The following poem called the Gestalt Prayer, was printed on one of the coffee mugs
I picked up in a supermarket. It said,
“I do my thing, and you do your thing,
I am not in this world to live up to
And you are not in this world to live
Up to mine.
You are you, and I am I, and if by chance
We find each other, it’s beautiful.
If not, it can’t be helped.”
This could easily be the philosophy of “live-in” partners. The last century has seen a radical change in attitudes towards time-honoured institutions like marriage. Living-in is catching on in our cities, and young people think nothing of moving into a free-love relationship, with no strings attached.
The arrangement goes by different names. Living-together relationships (LTR.) are different from de facto marriages, which are merely Common law marriages. Here, the man and woman call themselves husband and wife, though there is no legal licence that seals the relationship. Like some of the liaisons in Bollywood, the public accepts them as husband and wife.
A Contract cohabitation involves two people in a master-servant relationship. The master may be the man or the woman. A written contract specifies duties, salary, perks, leave, medical benefits and length of contract. There are probably clauses, which deal with premature termination of contract.
Many tend to blame the Feminist Movement for the devaluation of marriage. Germaine Greer derided the “middle-class myth of love and marriage,” and dissuaded women into entering “socially sanctioned relationships like marriage.” If they were inadvertently caught in such a trap, there should be no qualms about running away.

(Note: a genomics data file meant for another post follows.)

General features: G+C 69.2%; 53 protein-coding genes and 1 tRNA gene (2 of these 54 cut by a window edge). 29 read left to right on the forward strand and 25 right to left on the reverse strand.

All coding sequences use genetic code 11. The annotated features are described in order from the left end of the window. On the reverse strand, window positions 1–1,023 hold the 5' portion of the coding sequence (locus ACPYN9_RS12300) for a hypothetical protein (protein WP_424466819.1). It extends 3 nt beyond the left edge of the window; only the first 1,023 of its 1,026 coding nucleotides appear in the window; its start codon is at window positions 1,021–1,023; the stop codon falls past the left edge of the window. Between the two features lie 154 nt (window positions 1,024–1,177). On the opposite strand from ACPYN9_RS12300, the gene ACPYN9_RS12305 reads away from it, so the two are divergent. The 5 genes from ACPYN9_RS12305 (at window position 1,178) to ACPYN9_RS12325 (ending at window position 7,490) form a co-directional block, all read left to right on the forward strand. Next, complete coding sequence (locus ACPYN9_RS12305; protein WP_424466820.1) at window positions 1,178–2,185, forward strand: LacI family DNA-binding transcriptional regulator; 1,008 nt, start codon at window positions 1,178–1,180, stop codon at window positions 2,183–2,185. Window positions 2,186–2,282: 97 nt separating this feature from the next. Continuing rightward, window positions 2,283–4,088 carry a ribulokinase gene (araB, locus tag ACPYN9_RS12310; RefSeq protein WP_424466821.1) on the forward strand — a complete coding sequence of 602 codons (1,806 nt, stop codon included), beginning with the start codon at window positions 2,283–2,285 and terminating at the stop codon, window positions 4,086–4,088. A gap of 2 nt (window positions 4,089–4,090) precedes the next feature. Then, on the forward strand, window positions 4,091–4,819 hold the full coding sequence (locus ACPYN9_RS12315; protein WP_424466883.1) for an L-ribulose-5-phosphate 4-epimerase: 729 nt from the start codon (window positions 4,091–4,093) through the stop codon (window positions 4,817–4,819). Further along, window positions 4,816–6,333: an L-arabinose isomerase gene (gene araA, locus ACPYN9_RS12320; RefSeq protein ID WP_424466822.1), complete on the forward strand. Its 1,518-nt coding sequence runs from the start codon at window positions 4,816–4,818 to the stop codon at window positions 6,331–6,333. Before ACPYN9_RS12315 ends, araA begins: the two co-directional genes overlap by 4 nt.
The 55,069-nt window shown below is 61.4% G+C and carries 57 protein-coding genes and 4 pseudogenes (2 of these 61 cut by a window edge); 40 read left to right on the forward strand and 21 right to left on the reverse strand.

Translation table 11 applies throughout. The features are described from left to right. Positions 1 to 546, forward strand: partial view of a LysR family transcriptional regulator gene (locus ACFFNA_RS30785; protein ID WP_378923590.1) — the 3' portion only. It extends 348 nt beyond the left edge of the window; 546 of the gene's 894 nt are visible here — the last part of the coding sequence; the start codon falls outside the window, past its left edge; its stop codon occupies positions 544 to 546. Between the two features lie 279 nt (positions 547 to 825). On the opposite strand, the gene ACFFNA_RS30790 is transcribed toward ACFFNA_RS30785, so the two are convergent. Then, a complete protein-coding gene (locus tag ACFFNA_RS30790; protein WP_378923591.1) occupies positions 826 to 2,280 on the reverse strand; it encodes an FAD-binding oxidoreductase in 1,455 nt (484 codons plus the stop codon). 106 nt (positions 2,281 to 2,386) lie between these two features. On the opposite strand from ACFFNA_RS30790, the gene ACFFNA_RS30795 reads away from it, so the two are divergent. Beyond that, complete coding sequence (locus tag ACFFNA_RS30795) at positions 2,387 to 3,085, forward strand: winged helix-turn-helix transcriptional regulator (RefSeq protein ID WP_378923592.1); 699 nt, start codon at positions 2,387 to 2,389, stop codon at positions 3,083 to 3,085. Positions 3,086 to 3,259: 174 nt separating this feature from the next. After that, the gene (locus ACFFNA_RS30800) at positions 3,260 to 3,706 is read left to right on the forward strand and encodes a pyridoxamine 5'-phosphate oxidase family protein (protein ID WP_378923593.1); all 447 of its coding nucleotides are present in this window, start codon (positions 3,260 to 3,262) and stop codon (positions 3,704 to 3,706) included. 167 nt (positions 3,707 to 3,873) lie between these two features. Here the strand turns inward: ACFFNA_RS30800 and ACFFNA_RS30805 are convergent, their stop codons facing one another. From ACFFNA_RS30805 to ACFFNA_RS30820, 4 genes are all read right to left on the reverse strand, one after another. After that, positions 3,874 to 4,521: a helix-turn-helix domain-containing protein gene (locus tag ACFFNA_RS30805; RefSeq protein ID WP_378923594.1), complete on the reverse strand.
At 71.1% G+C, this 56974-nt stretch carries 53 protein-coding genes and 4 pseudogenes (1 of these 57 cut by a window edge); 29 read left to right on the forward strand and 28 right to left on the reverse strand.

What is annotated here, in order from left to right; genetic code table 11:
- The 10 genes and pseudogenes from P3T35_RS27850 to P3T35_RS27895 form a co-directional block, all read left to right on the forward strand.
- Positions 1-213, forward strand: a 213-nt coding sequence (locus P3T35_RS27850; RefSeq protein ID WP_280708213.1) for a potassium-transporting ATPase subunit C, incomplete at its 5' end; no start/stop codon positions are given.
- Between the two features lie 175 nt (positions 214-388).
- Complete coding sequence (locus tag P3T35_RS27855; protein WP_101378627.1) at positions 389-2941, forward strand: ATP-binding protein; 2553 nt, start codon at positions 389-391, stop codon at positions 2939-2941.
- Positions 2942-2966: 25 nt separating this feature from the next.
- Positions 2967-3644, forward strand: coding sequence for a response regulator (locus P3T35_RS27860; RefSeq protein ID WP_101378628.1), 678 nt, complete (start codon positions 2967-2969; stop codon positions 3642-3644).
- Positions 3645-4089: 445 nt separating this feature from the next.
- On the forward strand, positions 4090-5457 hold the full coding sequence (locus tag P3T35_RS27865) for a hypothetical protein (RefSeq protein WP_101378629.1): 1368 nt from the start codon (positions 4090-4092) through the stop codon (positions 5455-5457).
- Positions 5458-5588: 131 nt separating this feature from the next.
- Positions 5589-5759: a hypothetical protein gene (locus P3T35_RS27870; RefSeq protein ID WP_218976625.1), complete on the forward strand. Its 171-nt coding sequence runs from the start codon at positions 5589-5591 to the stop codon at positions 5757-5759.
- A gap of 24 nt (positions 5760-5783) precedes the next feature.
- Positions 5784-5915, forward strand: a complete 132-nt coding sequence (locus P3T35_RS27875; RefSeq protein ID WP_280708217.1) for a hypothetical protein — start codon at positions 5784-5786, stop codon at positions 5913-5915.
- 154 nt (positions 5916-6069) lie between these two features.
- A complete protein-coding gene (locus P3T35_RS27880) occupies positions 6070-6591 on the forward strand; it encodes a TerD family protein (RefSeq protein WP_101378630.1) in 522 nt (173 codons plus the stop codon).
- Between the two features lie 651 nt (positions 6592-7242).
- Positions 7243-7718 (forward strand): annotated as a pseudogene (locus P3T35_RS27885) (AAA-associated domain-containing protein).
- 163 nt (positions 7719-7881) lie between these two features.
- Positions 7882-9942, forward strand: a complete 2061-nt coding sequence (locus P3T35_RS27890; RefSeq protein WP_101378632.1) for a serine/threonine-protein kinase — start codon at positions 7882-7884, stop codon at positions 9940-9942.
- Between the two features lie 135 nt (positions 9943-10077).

Nearer home we have Radha Thomas who says, “Marriage is nothing but someone else’s rules imposed on you by society. Living-in relationships are nothing out of the ordinary.” (Savvy July 1998.)
In their book “Open Marriage – A new lifestyle,” (Evans 1972) George and Nena O’Neil call marriage “ archaic, rigid, outmoded, oppressive, static and decaying,” and think monogamy should be wiped out.
But long before them, Sigmund Freud was convinced that sexual liberation as against sexual restraint was the panacea for all human emotional problems.
Bertrand Russell was also a champion of greater liberal sex. He said, “Adults have the right to cohabit, as long as they don’t have children.”
The Yuppie generation is an ambitious, work-oriented class by itself, which is hell-bent on reaching the top of the career scale come what may. Heady on power and wealth, they have neither the time for moral commitments, nor life-long monogamy. They cannot lose sight of their hopes and dreams for the sake of a legal document. They have no time to play loving husband or doting Dad to a brood of brats.
Many educated women have chosen a “career-only” role, and are happy in it. A career provides the opportunity to remain single. Marriage is perceived as a threat to their career goals. They have economic independence, personal freedom, and glamorous social lives. Husband and children would only disrupt a pattern to which they have grown accustomed. Sexual liberation provides pleasure without commitment. And since everyone is doing it, why not they? However, there is the likelihood of working their way into the feminist cage of unrealistic expectations and a warped understanding of love, which could distort their value systems.
Secular Humanism is another ideology, which has created a lot of confusion in the area of sexuality, because it depends entirely on the wisdom and ability of man. The rights of the individual must take precedence over everything else, no matter what destruction it leaves in its wake.
The advantage of a live-in relationship is that it is not oppressive. In fact, it is considered a liberating experience. It gives individuals their own space for growth, and great scope for creativity. Partners usually have the same level of intelligence, and consider themselves equal. They are not the “clinging-vine” types who need constant attention and reassurance. Neither is the woman into mothering the man, knowing full well that this could jeopardize her erotic role. Both partners value their independence, and yet remain good companions and friends. Each looks to his/her fulfillment, and is blind to the underlying selfishness in their individual characters. Children don’t figure in their equation, as responsibility is furthest from their minds.